Ben Nicholson (1894 – 1982) was a leading British modernist and abstract artist. He was born in Denham, Buckinghamshire, to the artists William Nicholson and Mabel Pryde, and studied in London at the Slade School of Art from 1910-11. Much of Nicholson’s early work consisted of traditional landscapes and still life paintings, inspired by the work of his father. In the 1920s, he began experimenting with geometric forms. He made several trips to Paris in the early 1930s, visiting the studios of Mondrian, Brancusi and Picasso, whose styles, such as neoplasticism and cubism, were distilled into his own approach to abstraction, evident in his paintings and relief works.
In 1938, Nicholson married his second wife, the sculptor Barbara Hepworth, and relocated to St Ives, Cornwall. He had visited the town a decade earlier, where he was moved by the work of British naïve painter Alfred Wallis. During their time living there, St Ives became a centre for abstract developments in British art, attracting other artists such as Russian constructivist sculptor Naum Gabo to join them.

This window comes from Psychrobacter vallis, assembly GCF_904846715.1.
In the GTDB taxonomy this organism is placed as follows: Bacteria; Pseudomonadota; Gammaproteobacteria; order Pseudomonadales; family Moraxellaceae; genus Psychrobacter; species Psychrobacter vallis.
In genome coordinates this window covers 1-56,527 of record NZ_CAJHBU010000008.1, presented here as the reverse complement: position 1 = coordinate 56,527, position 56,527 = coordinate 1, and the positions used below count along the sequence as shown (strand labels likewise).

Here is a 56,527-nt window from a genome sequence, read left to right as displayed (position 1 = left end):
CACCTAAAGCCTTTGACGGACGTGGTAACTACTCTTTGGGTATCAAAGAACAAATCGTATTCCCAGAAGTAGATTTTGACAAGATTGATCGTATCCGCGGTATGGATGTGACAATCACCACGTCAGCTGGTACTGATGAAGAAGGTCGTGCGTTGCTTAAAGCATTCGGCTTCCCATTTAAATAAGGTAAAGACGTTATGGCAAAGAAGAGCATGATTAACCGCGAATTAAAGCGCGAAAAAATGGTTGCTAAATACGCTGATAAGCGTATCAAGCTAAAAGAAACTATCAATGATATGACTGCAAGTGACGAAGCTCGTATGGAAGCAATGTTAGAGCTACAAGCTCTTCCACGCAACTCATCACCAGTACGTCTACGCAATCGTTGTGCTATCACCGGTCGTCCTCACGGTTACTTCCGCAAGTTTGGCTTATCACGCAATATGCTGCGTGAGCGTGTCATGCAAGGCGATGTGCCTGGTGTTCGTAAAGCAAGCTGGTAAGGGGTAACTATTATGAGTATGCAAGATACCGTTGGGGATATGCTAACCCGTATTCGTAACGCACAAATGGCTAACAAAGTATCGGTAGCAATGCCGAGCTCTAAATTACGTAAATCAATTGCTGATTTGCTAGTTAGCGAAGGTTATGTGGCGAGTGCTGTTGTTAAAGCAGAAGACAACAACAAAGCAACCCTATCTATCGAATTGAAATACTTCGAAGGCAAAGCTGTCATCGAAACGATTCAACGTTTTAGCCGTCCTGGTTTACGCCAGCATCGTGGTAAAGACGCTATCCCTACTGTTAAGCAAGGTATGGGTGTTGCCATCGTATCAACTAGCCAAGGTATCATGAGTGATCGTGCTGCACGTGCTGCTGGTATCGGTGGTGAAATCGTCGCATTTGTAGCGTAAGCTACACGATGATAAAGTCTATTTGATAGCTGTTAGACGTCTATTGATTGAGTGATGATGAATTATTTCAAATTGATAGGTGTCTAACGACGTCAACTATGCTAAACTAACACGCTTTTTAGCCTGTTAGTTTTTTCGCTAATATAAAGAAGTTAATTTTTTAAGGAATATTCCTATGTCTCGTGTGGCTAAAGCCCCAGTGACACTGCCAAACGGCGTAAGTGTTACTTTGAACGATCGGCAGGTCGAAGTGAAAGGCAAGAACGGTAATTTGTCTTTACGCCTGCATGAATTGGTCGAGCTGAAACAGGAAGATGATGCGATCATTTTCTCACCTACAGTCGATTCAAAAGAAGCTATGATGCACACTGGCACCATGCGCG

Nicholson married his third wife, photographer Felicitas Vogler, in 1957, and moved to Castagnola, Switzerland the following year. It was during this period that he embarked on his etching and drypoint printmaking phase, making the acquaintance of Swiss printmaker François Lafranca in 1965. In 1971, Nicholson split up with Vogler and returned to the UK, eventually settling in his final home in Hampstead.
During his career, Nicholson won the Carnegie Prize in 1952, the first Guggenheim International Painting Prize in 1956, and received the British Order of Merit in 1968. A major retrospective of his work was held at the Tate Gallery in London in 1955, where some of his pieces can still be viewed today. His work also features in the permanent collections of Tate St Ives, Kettle’s Yard, and the Hepworth Wakefield in the UK, as well as The Museum of Modern Art in New York, and the Walker Art Center in Minneapolis, to name a few.